## Session 12

### Let's Do a Puzzle!

This puzzle is called Elections. It should make you happy.

We have been commissioned to write a program for the next version of electronic voting software for Black Hawk County. For each office we'll be given the number of candidates, c, and a text file containing a list of v votes, one per line, in the order they were cast. Each vote consists of the candidate's number on the ballot, from 1 to c.

For example, we might be told that c = 6 and be given this list of votes:

```    3 5 1 5 5
```

Candidate 5 has a majority of 3 votes and is the winner.

Or, we might be told that c = 6 and be given this list of votes:

```    3 5 1 5 5 4
```

Now, no candidate has a majority, because Candidate 5's three votes is only 50%.

Write an algorithm to determine if there is a candidate with a majority of the votes. If so, output the candidate number, else output a 0.

What does your algorithm look like? What is its time complexity? Its space complexity?

### Debriefing Elections

Here is one simple brute-force solution:

```    INPUT : c, the number of candidates
vote[1..v]
OUTPUT: majority candidate, or 0

for i ← 1 to c do
counter[i] ← 0

for i ← 1 to v do
increment counter[ vote[i] ]

for i ← 1 to c do
if counter[i] > v/2
return i
return 0
```

This algorithm creates an array of size c and so is O(c) in space. Its time complexity depends on the relative sizes of c and v, because it has loops over both. It is O(max(c,v)). It is likely that c << v, so we can estimate that the algorithm is O(v) in time.

Here is another straightforward brute-force solution:

```    for c ← 1 to c do
for i ← 1 to v do
if vote[i] = c
return c + 1
return 0
```

How does this algorithm compare to the first one? With the nested loops, it is O(c*v) in time. How about space? O(1) -- just one counter, regardless of how big c and v are!

Notice that the second algorithm is much more efficient on space than the first, but much less efficient on time. What a wonderful example the trade-off between space and time!

As v and c grow, the viability of these algorithms decreases. Either the time requirement grows quickly, as in Algorithm 2, or we need too much space. We might not even be able to do Algorithm 1 in memory! That would also increase its effective time spent, because it would have to work off disk.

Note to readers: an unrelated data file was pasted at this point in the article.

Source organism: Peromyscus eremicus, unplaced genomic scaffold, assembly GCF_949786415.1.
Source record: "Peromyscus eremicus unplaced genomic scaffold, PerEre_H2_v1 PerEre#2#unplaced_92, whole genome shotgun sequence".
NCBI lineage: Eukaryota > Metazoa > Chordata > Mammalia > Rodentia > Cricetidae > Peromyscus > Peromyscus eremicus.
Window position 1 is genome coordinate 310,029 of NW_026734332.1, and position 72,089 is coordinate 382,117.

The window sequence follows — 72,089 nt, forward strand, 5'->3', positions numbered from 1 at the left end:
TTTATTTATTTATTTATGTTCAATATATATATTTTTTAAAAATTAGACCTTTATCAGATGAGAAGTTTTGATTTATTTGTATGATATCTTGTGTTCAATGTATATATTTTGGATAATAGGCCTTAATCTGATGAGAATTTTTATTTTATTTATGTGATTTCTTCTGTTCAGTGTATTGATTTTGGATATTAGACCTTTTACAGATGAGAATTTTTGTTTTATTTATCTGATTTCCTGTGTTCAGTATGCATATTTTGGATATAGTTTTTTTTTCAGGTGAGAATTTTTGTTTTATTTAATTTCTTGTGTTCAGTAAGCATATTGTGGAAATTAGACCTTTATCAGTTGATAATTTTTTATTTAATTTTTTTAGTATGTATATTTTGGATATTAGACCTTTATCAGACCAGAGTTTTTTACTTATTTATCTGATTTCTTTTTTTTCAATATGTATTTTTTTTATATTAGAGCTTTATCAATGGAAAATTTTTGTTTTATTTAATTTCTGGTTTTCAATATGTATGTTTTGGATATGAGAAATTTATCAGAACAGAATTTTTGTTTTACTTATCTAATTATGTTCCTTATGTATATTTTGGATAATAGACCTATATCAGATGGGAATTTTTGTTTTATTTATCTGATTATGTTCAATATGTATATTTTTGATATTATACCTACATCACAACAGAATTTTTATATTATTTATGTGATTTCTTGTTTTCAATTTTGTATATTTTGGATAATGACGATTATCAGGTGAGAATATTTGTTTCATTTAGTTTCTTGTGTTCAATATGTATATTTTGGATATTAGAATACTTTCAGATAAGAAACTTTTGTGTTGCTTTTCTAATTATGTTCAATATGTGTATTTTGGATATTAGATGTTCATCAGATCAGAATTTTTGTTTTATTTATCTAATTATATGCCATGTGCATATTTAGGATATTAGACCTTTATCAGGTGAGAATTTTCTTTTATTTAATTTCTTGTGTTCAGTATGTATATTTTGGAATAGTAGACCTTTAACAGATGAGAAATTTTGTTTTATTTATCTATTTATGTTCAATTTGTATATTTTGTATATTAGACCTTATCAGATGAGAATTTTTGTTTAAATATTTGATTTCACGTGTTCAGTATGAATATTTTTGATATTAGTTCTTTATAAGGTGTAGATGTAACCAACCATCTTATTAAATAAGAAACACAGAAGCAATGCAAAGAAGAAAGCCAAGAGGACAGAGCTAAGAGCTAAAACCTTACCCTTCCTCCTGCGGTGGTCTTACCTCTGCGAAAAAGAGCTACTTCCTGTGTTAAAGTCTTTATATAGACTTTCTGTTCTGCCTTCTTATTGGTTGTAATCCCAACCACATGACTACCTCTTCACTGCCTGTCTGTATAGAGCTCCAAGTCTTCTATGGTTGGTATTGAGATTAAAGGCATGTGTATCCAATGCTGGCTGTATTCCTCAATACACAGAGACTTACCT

Could v and c actually grow large enough to matter? Imagine solving a problem that involved pixels in a set of images, molecules in space, etc...

### Elections, Part 2

Suppose:

• The number of votes cast in a general election in China is 300,000,000.
• The candidates are numbered from 1 to 1,000,000.
• Our computer doesn't support arrays this big.

(It's harder to imagine the last one these days, but humor me.)

Now our brute-force counting of votes won't work now, for lack of memory. So:

Write an algorithm to determine if there is a candidate with a majority, as before. Use as little space as possible. Doing I/O with such a long list of votes is expensive, too, so read through the input at most a few times.

Try to use a technique you have seen before: divide and conquer. That is, decompose the problem into smaller problems. Solve the smaller problems, and use their answers to produce a final answer. Take advantage of being able to make multiple passes over the input data.

### Breaking Up (The List) Is Hard To Do

Is this even possible? How? Here are a couple of ideas:

• Sort the stream of votes. Then do a final pass to find a majority vote getter.

The last pass is O(v) in time, but the presort is O(v*log v). For large v, this is expensive.

If space is at premium, then this algorithm causes another problem. We won't be able to hold all the votes in memory, so we would be sorting on disk. This almost certainly signals use of a merge sort (more on that later), which is O(v) in space -- with high practical constants due to the disk access.

Presorting is often a useful technique when designing algorithms, when the alternatives are more expensive than the sort itself. That's not the case here, though. So, while promising, this idea doesn't help us.

• Do a statistical sampling to select k candidates most likely to have a majority, or identify them based on domain knowledge. Then compute vote totals for each of the k. If none has a majority, fall back to another algorithm. You can't return failure, because one of the other c-k candidates may have won!

In the best case, this algorithm is O(v) in time, with two passes, and O(k) in space. On average, this algorithm can perform just as well, too, if our way of selecting k is reliable. But in the worst case, the algorithm is much worse: It does all this work, only to have to start over.

... or do we have to start over? Maybe we could look at the next most likely k candidates? This idea is the seed of a surprisingly good algorithm.

Here's the algorithm. It uses a top-down approach: